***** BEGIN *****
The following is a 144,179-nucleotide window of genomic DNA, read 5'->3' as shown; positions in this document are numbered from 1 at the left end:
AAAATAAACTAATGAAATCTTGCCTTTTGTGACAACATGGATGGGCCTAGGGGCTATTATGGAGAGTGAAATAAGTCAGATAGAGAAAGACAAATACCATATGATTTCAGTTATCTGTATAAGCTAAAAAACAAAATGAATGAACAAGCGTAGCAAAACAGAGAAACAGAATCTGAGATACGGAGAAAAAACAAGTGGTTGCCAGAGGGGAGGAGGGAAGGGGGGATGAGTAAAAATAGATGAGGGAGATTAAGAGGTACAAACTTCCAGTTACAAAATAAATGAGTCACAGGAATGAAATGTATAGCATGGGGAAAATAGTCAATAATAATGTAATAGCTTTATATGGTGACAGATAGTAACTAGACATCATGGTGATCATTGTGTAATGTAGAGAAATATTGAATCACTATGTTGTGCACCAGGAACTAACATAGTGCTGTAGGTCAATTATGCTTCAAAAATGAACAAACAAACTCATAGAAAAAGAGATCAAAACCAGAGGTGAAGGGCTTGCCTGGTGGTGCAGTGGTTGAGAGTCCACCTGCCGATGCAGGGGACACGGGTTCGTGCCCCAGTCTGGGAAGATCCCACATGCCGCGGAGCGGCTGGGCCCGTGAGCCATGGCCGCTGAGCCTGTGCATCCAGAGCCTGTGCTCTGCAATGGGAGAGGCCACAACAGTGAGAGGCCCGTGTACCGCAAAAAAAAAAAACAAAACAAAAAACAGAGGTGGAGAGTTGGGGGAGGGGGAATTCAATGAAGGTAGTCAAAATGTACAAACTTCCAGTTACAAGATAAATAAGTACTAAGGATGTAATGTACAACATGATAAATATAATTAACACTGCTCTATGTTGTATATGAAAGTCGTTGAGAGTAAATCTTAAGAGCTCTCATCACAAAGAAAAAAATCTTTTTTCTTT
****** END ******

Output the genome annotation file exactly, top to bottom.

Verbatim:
The following is a 144,179-nucleotide window of genomic DNA, read 5'->3' as shown; positions in this document are numbered from 1 at the left end:
AAAATAAACTAATGAAATCTTGCCTTTTGTGACAACATGGATGGGCCTAGGGGCTATTATGGAGAGTGAAATAAGTCAGATAGAGAAAGACAAATACCATATGATTTCAGTTATCTGTATAAGCTAAAAAACAAAATGAATGAACAAGCGTAGCAAAACAGAGAAACAGAATCTGAGATACGGAGAAAAAACAAGTGGTTGCCAGAGGGGAGGAGGGAAGGGGGGATGAGTAAAAATAGATGAGGGAGATTAAGAGGTACAAACTTCCAGTTACAAAATAAATGAGTCACAGGAATGAAATGTATAGCATGGGGAAAATAGTCAATAATAATGTAATAGCTTTATATGGTGACAGATAGTAACTAGACATCATGGTGATCATTGTGTAATGTAGAGAAATATTGAATCACTATGTTGTGCACCAGGAACTAACATAGTGCTGTAGGTCAATTATGCTTCAAAAATGAACAAACAAACTCATAGAAAAAGAGATCAAAACCAGAGGTGAAGGGCTTGCCTGGTGGTGCAGTGGTTGAGAGTCCACCTGCCGATGCAGGGGACACGGGTTCGTGCCCCAGTCTGGGAAGATCCCACATGCCGCGGAGCGGCTGGGCCCGTGAGCCATGGCCGCTGAGCCTGTGCATCCAGAGCCTGTGCTCTGCAATGGGAGAGGCCACAACAGTGAGAGGCCCGTGTACCGCAAAAAAAAAAAACAAAACAAAAAACAGAGGTGGAGAGTTGGGGGAGGGGGAATTCAATGAAGGTAGTCAAAATGTACAAACTTCCAGTTACAAGATAAATAAGTACTAAGGATGTAATGTACAACATGATAAATATAATTAACACTGCTCTATGTTGTATATGAAAGTCGTTGAGAGTAAATCTTAAGAGCTCTCATCACAAAGAAAAAAATCTTTTTTCTTT